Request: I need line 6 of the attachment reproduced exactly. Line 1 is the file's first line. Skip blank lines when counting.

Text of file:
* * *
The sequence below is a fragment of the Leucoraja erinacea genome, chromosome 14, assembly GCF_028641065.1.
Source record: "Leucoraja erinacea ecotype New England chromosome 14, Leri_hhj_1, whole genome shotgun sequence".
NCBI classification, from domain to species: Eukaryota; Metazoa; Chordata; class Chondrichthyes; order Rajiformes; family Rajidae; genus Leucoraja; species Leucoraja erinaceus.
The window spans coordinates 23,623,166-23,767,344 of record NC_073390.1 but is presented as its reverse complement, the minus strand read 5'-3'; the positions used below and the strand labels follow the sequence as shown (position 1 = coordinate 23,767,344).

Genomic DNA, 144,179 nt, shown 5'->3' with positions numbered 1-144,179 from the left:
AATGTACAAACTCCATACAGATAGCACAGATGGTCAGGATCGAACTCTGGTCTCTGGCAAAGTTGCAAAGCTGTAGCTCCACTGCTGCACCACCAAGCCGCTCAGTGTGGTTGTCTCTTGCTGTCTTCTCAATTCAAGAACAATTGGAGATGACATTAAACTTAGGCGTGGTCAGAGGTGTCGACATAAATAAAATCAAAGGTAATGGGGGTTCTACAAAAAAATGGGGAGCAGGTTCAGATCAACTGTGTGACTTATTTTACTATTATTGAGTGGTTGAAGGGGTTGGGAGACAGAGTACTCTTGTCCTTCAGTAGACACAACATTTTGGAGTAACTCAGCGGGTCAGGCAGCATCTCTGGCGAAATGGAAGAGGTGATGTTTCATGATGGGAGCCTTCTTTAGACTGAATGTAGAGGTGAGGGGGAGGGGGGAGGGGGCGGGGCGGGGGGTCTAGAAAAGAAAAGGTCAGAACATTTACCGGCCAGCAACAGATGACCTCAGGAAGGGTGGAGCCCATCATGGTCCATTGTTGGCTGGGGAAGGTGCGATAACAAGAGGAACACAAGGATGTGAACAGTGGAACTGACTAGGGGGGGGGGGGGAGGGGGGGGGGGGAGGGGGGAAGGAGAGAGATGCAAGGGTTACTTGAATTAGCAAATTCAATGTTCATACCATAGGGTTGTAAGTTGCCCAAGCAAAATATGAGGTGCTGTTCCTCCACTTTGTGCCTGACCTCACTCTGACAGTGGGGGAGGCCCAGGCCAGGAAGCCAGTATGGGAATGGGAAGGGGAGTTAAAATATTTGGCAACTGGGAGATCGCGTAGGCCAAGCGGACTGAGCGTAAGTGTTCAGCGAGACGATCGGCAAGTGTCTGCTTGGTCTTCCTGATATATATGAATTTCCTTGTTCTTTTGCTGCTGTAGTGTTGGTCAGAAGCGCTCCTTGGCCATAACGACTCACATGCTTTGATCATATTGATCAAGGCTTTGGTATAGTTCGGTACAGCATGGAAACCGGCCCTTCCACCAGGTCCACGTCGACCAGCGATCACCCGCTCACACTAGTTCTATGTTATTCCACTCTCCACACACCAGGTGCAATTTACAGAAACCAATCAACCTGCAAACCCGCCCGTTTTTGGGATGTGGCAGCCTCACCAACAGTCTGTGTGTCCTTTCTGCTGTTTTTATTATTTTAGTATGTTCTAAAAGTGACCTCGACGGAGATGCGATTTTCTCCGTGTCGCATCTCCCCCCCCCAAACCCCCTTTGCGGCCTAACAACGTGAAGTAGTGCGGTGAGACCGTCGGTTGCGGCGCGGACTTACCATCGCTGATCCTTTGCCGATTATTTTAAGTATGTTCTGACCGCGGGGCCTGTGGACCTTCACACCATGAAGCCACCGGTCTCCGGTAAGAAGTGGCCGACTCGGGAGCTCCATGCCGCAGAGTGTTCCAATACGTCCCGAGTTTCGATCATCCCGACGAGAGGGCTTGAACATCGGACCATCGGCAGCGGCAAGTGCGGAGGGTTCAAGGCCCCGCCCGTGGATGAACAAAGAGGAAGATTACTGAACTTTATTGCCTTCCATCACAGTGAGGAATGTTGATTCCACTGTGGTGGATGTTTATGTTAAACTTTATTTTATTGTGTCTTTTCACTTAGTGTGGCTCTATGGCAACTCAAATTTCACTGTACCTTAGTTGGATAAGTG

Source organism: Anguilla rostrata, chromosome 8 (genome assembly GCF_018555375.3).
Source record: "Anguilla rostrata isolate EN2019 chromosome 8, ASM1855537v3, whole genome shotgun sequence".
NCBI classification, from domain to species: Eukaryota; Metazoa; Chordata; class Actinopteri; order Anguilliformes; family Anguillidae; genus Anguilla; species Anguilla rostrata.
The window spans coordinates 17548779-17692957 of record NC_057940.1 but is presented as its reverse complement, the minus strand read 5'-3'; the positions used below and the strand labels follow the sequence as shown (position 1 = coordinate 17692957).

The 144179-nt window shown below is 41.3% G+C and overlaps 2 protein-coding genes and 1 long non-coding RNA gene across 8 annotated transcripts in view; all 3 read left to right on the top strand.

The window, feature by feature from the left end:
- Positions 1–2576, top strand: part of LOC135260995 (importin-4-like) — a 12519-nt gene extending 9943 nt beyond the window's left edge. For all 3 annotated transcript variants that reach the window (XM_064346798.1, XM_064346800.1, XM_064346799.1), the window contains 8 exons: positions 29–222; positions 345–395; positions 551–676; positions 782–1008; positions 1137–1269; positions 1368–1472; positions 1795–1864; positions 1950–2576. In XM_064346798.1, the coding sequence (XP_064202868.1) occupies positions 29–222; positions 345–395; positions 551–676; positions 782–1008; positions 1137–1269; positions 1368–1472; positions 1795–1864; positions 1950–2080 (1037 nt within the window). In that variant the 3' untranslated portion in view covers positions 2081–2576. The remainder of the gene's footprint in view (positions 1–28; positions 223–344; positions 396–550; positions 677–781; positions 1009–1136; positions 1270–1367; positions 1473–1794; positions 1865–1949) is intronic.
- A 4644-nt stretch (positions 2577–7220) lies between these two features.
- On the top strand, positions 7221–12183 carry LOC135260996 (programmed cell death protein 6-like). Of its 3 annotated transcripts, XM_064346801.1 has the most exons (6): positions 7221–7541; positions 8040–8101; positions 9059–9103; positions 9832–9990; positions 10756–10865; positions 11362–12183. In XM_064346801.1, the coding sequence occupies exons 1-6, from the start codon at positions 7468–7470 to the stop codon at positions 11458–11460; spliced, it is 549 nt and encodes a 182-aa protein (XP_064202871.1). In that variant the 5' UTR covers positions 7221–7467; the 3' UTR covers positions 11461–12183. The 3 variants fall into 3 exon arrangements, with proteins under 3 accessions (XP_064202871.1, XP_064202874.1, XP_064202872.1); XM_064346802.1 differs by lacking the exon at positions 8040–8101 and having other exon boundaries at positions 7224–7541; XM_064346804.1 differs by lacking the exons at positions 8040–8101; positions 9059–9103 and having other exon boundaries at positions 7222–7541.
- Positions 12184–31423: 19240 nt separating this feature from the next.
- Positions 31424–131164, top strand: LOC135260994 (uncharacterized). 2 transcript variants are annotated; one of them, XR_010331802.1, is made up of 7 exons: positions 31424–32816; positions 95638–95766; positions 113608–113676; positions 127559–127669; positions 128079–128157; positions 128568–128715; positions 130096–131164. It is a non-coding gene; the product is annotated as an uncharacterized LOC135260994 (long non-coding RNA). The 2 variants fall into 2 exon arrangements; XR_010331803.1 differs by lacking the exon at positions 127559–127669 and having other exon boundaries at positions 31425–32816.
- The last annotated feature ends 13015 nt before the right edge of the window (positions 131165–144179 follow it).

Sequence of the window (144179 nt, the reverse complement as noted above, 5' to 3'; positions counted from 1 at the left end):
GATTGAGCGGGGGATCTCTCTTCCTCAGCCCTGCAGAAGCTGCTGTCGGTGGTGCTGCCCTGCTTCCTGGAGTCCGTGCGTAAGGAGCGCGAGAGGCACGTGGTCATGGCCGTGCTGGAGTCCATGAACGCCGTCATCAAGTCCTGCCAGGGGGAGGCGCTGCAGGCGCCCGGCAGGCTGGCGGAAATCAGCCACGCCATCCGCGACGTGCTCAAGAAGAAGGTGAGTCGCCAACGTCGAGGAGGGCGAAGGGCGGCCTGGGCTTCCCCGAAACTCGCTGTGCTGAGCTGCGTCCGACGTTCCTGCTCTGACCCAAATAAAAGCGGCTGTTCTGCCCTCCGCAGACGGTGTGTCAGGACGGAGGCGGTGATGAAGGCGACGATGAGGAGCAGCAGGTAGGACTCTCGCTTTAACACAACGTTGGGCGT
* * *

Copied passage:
AATGTACAAACTCCATACAGATAGCACAGATGGTCAGGATCGAACTCTGGTCTCTGGCAAAGTTGCAAAGCTGTAGCTCCACTGCTGCACCACCAAGCCGCTCAGTGTGGTTGTCTCTTGCTGTCTTCTCAATTCAAGAACAATTGGAGATGACATTAAACTTAGGCGTGGTCAGAGGTGTCGACATAAATAAAATCAAAGGTAATGGGGGTTCTACAAAAAAATGGGGAGCAGGTTCAGATCAACTGTGTGACTTATTTTACTATTATTGAGTGGTTGAAGGGGTTGGGAGACAGAGTACTCTTGTCCTTCAGTAGACACAACATTTTGGAGTAACTCAGCGGGTCAGGCAGCATCTCTGGCGAAATGGAAGAGGTGATGTTTCATGATGGGAGCCTTCTTTAGACTGAATGTAGAGGTGAGGGGGAGGGGGGAGGGGGCGGGGCGGGGGGTCTAGAAAAGAAAAGGTCAGAACATTTACCGGCCAGCAACAGATGACCTCAGGAAGGGTGGAGCCCATCATGGTCCATTGTTGGCTGGGGAAGGTGCGATAACAAGAGGAACACAAGGATGTGAACAGTGGAACTGACTAGGGGGGGGGGGGGAGGGGGGGGGGGGAGGGGGGAAGGAGAGAGATGCAAGGGTTACTTGAATTAGCAAATTCAATGTTCATACCATAGGGTTGTAAGTTGCCCAAGCAAAATATGAGGTGCTGTTCCTCCACTTTGTGCCTGACCTCACTCTGACAGTGGGGGAGGCCCAGGCCAGGAAGCCAGTATGGGAATGGGAAGGGGAGTTAAAATATTTGGCAACTGGGAGATCGCGTAGGCCAAGCGGACTGAGCGTAAGTGTTCAGCGAGACGATCGGCAAGTGTCTGCTTGGTCTTCCTGATATATATGAATTTCCTTGTTCTTTTGCTGCTGTAGTGTTGGTCAGAAGCGCTCCTTGGCCATAACGACTCACATGCTTTGATCATATTGATCAAGGCTTTGGTATAGTTCGGTACAGCATGGAAACCGGCCCTTCCACCAGGTCCACGTCGACCAGCGATCACCCGCTCACACTAGTTCTATGTTATTCCACTCTCCACACACCAGGTGCAATTTACAGAAACCAATCAACCTGCAAACCCGCCCGTTTTTGGGATGTGGCAGCCTCACCAACAGTCTGTGTGTCCTTTCTGCTGTTTTTATTATTTTAGTATGTTCTAAAAGTGACCTCGACGGAGATGCGATTTTCTCCGTGTCGCATCTCCCCCCCCCAAACCCCCTTTGCGGCCTAACAACGTGAAGTAGTGCGGTGAGACCGTCGGTTGCGGCGCGGACTTACCATCGCTGATCCTTTGCCGATTATTTTAAGTATGTTCTGACCGCGGGGCCTGTGGACCTTCACACCATGAAGCCACCGGTCTCCGGTAAGAAGTGGCCGACTCGGGAGCTCCATGCCGCAGAGTGTTCCAATACGTCCCGAGTTTCGATCATCCCGACGAGAGGGCTTGAACATCGGACCATCGGCAGCGGCAAGTGCGGAGGGTTCAAGGCCCCGCCCGTGGATGAACAAAGAGGAAGATTACTGAACTTTATTGCCTTCCATCACAGTGAGGAATGTTGATTCCACTGTGGTGGATGTTTATGTTAAACTTTATTTTATTGTGTCTTTTCACTTAGTGTGGCTCTATGGCAACTCAAATTTCACTGTACCTTAGTTGGATAAGTG